Rather than calling the county of Alameda to put mosquito fish in our pond Jonathan has brought some from his work. He biked them home in a plastic bag in his backpack. Hopefully from the group he brought, there will be at least one male and one female and they can make as many mosquito fish as our barrel can support. They eat the mosquito larva, but unfortunately they also eat almost everything else living as well. Their appetites do keep us from creating a health hazard in our yard though.

Saturday, June 6, 2009

Amazing moth!

We found this moth in the compost pile! It looked like a mythical creature.

Flying mouse?

Cigar with wings?

Wheel Barrow!

This is kind of old news, but once we finally got a shed I could get a wheel barrow and not have it sit out in the rain for it's whole life!

Over my spring break I finished moving our famous and well established giant pile of mulch out of our drive way, one barrow full at a time. Our paths are now all dug out and filled with wood chips.

The wheel barrow is so handy! I can fill it with weeds and then just wheel them all over to the compost heap. I can leave the weeds in it and create chicken fun land. I can wheel my chickens around in it. If I still had more mulch to move I could continue to move it around. I can move manure, compost and other garden dirt essentials from place to place. I enjoyed borrowing the wheel barrow from the tool lending library, but I'm really enjoying having my own!

Friday, June 5, 2009

Daily Dinner

I love shelling fava beans. We eat them during such a short time of year that the novelty doesn't wear off for me. All season long I enjoy looking at the funny shapes of the beans and I never stop being impressed by how mammalian the insides of the pods are. I love to sit at the counter of our kitchen while Jonathan makes dinner and do something marginally helpful that feels like I'm playing. I like the fava bean photos because I like to see how much matter will go into the compost for the amount of food we will receive. Lots of matter!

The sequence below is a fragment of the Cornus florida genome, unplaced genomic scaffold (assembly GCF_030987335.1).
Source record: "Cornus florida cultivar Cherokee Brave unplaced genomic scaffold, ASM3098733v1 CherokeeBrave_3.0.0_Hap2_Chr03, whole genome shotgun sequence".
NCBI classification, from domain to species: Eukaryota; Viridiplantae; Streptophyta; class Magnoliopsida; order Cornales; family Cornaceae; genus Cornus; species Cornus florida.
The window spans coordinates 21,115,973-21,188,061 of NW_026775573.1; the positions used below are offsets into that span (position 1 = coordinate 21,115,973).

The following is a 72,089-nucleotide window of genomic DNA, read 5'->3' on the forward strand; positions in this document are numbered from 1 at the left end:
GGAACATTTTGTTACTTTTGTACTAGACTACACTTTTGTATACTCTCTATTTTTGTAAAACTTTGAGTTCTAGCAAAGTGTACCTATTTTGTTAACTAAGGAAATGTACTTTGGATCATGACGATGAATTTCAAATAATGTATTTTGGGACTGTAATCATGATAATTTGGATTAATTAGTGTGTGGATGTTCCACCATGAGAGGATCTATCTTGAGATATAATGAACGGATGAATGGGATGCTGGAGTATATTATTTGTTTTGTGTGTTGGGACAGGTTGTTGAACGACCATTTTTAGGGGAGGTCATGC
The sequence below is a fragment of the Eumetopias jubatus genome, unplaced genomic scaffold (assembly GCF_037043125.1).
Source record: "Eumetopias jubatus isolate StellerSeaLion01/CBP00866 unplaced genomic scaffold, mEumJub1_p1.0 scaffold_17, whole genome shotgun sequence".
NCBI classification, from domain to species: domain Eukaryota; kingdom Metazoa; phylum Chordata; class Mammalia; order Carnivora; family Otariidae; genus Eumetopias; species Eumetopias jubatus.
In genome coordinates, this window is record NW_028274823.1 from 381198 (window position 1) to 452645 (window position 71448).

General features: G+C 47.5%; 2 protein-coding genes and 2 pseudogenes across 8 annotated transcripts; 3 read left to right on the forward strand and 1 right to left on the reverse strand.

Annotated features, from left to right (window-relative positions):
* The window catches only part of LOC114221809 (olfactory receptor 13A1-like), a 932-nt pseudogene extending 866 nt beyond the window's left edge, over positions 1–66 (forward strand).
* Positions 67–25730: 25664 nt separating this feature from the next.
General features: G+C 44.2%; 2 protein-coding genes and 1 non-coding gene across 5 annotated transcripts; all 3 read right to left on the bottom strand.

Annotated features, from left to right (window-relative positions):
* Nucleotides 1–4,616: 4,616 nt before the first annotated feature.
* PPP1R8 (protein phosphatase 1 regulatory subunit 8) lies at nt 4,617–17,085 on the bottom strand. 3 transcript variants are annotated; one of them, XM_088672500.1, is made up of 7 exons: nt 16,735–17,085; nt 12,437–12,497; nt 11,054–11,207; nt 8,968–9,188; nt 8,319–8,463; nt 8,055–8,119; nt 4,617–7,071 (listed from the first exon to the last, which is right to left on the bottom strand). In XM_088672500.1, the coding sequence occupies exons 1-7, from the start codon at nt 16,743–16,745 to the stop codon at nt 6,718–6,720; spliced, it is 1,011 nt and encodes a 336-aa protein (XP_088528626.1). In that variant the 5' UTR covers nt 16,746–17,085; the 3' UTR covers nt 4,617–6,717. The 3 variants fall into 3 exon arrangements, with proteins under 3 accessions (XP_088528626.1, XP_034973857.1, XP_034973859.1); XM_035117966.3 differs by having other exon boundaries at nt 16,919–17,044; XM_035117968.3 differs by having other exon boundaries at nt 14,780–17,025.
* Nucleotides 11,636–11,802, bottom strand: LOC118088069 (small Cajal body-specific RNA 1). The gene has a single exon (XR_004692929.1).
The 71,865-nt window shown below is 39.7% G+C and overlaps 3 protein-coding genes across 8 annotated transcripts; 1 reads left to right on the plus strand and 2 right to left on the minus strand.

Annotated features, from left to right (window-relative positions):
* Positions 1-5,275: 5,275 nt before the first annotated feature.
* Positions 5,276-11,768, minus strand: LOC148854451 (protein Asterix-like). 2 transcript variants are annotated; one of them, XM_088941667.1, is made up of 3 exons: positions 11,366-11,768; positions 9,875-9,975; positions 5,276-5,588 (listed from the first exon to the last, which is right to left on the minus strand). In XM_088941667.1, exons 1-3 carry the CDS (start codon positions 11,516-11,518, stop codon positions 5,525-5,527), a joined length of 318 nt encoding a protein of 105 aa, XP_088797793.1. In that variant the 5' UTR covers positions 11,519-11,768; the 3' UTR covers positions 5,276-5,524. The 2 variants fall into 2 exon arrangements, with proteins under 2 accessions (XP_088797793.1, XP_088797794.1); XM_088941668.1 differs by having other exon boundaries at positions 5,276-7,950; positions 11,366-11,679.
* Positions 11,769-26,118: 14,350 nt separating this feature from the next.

I think this is an unattractive photo of me, but Jonathan likes it.

Jonathan thinks that this is an unattractive photo of him, but I like it.

And if we posted neither photo there would be no record of this garden dinner!

Favas and peas with lots of herbs over cous cous (not from the yard!) with cucumber yogurt salad. This is the first cucumber of the summer for us! The yogurt was from Andrea.

Thanks Andrea!

Daily Harvest

Daily Breakfast

Welcome back from Memphis breakfast!

Wednesday, June 3, 2009

Daily Barter

We have and on going excess of eggs these days. We have been working of turning the eggs into other products that we do not have and aren't making.

Andrea, Jonathan's friend from middle school, read The Omnivore's Dilemma. It convinced her that there are no ethical eggs commercially available to her. She has also started making her own yogurt. This is perfect! I love yogurt! I hate buying things!

Wednesday evening she came by with two quarts of yogurt in exchange for a dozen eggs. It is delicious! I have taken it to school for lunch, we have put it on our pancakes spread with marmalade, we used it to make cucumber salad with the first cucumber of the season.

She made it with organic whole Straus milk that comes in those lovely glass bottles.

Thank you Andrea!

Daily Harvest

Monday, June 1, 2009

Daily Harvest

I am so excited to be eating raspberries!

This is the first harvest this year of ground cherries!

The love in a mist is all starting to bloom around the edges of the yard. It is so beautiful! It doesn't seem to attract bees, but it does make me think of the dreamy water color illustrations of the children's book Carrie Hepple's Garden. The children sneak into a reclusive neighbor's garden at night and the garden is mesmerizingly beautiful but also unknown and threatening. I think that Carrie Hepple grew love in a mist.

It also makes me think of the story my friend tells of going to the garden store with her house mate and trying to decide which flowers to buy. She couldn't figure out why he rejected her suggestion of love in a mist until it came out later that he had understood her to be saying "love enemas."